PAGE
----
Below you’ll find the script and associated links from the January 24, 2011 episode of O’Reilly Radar. An archive of past shows is available through O’Reilly Media’s YouTube channel and you can subscribe to episodes of O’Reilly Radar via iTunes.
Do you suffer from information overload?
If so you may be surprised to learn that Clay Johnson, author of “The Information Diet,” believes that consumption — not overload — is the source of our information problems. My interview with Johnson is coming up in just a moment.
Also in this episode of O’Reilly Radar:
We take a look at top stories recently published across O’Reilly’s platforms.
And O’Reilly’s Alex Howard sits down with San Francisco mayor Ed Lee to discuss open data, open government, and bridging the digital divide.
The Radar interview: Clay Johnson
Coming up next in the Radar interview, “Information Diet” author Clay Johnson explains the difference between information overload and information over-consumption.
Radar top stories
Up next we take a look at some of the top stories recently published across O’Reilly’s platforms.
Alistair Croll says the information economy is giving way to something new: the feedback economy. Alistair notes that the efficiencies and optimizations that come from constant feedback will soon become the norm for businesses and governments. Read the post.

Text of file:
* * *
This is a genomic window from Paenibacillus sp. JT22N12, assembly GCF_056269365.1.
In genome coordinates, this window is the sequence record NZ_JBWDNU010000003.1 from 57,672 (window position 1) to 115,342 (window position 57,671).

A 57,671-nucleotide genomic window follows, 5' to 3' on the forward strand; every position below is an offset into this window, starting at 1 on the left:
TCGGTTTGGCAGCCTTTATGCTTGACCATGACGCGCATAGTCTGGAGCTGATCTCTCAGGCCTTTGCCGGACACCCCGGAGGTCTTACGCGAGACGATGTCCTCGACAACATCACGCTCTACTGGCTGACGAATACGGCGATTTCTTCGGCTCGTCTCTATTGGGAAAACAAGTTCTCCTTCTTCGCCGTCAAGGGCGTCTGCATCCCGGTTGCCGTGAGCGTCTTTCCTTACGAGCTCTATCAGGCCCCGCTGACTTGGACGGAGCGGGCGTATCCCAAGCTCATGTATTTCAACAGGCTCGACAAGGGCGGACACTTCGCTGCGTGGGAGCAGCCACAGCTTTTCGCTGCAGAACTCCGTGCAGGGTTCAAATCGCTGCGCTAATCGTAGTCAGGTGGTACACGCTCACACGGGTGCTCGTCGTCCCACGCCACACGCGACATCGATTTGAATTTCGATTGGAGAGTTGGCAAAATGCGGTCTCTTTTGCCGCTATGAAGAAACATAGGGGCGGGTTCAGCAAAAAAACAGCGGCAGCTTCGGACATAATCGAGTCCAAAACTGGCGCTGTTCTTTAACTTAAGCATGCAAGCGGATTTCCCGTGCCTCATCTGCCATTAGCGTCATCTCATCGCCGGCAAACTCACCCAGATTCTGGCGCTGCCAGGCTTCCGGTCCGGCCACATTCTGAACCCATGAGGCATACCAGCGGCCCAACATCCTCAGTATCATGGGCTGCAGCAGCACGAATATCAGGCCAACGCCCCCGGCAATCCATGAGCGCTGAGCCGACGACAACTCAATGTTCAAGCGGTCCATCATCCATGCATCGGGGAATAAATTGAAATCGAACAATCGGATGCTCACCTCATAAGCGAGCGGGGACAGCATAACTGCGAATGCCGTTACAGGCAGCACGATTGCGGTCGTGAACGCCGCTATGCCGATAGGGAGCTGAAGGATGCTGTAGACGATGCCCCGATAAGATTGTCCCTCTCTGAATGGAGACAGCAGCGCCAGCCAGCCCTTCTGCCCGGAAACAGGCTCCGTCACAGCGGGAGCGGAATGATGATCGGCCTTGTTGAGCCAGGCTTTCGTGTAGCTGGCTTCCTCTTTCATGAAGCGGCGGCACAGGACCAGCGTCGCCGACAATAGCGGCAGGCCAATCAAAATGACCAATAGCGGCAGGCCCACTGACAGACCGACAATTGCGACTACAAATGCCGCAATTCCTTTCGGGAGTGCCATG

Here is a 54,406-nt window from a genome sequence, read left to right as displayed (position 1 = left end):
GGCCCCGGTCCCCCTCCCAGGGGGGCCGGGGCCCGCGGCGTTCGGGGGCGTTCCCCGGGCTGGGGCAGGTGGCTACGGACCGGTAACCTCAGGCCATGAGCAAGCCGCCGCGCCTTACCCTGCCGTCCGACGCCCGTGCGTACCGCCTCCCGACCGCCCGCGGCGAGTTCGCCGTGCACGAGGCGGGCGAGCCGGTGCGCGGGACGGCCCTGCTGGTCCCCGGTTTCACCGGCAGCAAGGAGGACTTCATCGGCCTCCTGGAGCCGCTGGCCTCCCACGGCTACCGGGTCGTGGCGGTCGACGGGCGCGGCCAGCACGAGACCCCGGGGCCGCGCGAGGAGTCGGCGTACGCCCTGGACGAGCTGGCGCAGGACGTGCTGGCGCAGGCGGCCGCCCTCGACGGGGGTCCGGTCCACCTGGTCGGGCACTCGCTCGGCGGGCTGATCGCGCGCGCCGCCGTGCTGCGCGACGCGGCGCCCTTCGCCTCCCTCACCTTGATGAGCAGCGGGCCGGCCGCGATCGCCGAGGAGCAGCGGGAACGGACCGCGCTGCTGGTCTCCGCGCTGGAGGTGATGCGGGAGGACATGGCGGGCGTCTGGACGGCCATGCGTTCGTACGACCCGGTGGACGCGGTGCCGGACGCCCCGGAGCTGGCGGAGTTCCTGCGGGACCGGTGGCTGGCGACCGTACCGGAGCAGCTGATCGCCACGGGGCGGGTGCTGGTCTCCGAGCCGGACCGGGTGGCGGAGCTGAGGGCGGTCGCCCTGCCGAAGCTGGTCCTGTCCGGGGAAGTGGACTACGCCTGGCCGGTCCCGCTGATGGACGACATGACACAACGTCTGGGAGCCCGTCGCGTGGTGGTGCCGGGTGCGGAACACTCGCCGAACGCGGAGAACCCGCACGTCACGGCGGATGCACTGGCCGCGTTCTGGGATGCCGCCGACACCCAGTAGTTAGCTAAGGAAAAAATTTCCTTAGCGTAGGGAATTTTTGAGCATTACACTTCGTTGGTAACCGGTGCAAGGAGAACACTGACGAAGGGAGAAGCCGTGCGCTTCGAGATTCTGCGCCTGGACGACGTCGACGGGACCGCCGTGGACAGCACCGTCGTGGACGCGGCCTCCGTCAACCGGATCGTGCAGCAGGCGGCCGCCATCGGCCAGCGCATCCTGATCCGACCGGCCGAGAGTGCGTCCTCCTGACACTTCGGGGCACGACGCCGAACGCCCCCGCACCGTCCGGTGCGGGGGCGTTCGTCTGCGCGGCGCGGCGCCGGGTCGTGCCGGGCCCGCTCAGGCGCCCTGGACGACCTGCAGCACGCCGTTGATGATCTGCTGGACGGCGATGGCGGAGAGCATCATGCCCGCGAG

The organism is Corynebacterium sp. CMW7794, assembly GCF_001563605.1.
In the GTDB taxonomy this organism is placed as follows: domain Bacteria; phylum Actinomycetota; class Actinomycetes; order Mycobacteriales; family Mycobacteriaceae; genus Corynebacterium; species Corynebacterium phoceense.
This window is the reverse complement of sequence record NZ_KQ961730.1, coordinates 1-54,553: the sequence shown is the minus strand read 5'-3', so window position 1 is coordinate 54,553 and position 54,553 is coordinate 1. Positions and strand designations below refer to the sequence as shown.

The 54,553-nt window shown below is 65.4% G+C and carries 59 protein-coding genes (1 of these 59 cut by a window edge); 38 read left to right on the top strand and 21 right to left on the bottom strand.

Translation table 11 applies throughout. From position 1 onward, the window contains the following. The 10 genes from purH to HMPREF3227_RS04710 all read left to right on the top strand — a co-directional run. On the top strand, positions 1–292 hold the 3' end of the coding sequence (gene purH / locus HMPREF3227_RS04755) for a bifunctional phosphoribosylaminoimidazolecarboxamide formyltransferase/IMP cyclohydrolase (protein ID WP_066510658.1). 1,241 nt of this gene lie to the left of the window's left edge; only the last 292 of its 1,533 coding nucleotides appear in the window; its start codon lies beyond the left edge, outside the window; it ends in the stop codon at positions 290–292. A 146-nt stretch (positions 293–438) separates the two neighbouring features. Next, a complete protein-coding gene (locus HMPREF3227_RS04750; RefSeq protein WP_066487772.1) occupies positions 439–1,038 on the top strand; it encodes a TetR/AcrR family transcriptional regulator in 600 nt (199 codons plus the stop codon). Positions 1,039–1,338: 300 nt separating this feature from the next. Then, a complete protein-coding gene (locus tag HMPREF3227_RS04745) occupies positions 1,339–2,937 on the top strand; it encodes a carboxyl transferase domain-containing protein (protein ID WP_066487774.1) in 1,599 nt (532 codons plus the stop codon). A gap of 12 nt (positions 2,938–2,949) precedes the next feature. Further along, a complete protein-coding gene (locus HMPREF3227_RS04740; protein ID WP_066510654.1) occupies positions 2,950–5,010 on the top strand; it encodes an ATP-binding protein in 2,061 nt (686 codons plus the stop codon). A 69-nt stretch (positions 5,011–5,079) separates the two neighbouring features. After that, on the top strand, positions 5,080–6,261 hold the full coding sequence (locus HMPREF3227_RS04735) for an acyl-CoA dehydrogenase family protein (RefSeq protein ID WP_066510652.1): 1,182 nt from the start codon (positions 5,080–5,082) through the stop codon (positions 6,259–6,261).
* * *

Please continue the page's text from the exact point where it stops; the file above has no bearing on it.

In his piece, “Epatients: The hackers of the healthcare world,” Fred Trotter explains what an epatient is — the “e” stands for “empowered” — and he offers a collection of epatient resources and first steps. Read the post.
Finally, Strata chair Edd Dumbill looks at the five key themes that will define the data world in the months ahead. Edd expects to see developments in streaming data frameworks and data marketplaces, along with a maturation in the roles and processes of data science. Read the post.
Links to these stories and other resources mentioned during this episode are available at radar.oreilly.com/show.
Radar video spotlight
At his recent swearing-in ceremony, new San Francisco major Ed Lee noted:
“We in government should not be afraid of disruption. We should embrace it.”
In the following interview, conducted at Web 2.0 Summit last fall, you’ll learn how Lee and San Francisco are putting that disruption to use through open data and open government.
All of the links and resources mentioned during this episode are posted at radar.oreilly.com/show.
That’s all we have for this episode. Thanks for joining us and we’ll see you again soon.